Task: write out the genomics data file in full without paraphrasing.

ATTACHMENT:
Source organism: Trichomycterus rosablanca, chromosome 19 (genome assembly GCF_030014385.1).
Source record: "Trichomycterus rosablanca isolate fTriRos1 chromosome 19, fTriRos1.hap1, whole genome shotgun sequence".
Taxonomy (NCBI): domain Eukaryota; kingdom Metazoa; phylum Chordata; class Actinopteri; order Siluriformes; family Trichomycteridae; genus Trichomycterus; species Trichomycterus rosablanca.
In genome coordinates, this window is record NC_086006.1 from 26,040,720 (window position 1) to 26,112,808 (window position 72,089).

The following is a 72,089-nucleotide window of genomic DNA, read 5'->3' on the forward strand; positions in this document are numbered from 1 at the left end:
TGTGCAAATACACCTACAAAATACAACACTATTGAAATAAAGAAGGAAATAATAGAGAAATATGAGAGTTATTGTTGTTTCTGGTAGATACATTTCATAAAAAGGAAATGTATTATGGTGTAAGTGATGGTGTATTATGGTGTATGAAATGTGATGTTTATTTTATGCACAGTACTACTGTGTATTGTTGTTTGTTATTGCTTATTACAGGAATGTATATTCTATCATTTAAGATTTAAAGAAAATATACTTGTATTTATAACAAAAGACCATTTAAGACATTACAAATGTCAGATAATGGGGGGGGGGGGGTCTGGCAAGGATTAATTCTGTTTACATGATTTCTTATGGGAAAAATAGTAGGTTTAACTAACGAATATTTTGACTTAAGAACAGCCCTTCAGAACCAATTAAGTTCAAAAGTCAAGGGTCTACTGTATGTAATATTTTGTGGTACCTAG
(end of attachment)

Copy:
Source organism: Trichomycterus rosablanca, chromosome 19 (genome assembly GCF_030014385.1).
Source record: "Trichomycterus rosablanca isolate fTriRos1 chromosome 19, fTriRos1.hap1, whole genome shotgun sequence".
Taxonomy (NCBI): domain Eukaryota; kingdom Metazoa; phylum Chordata; class Actinopteri; order Siluriformes; family Trichomycteridae; genus Trichomycterus; species Trichomycterus rosablanca.
In genome coordinates, this window is record NC_086006.1 from 26,040,720 (window position 1) to 26,112,808 (window position 72,089).

The following is a 72,089-nucleotide window of genomic DNA, read 5'->3' on the forward strand; positions in this document are numbered from 1 at the left end:
TGTGCAAATACACCTACAAAATACAACACTATTGAAATAAAGAAGGAAATAATAGAGAAATATGAGAGTTATTGTTGTTTCTGGTAGATACATTTCATAAAAAGGAAATGTATTATGGTGTAAGTGATGGTGTATTATGGTGTATGAAATGTGATGTTTATTTTATGCACAGTACTACTGTGTATTGTTGTTTGTTATTGCTTATTACAGGAATGTATATTCTATCATTTAAGATTTAAAGAAAATATACTTGTATTTATAACAAAAGACCATTTAAGACATTACAAATGTCAGATAATGGGGGGGGGGGGGTCTGGCAAGGATTAATTCTGTTTACATGATTTCTTATGGGAAAAATAGTAGGTTTAACTAACGAATATTTTGACTTAAGAACAGCCCTTCAGAACCAATTAAGTTCAAAAGTCAAGGGTCTACTGTATGTAATATTTTGTGGTACCTAG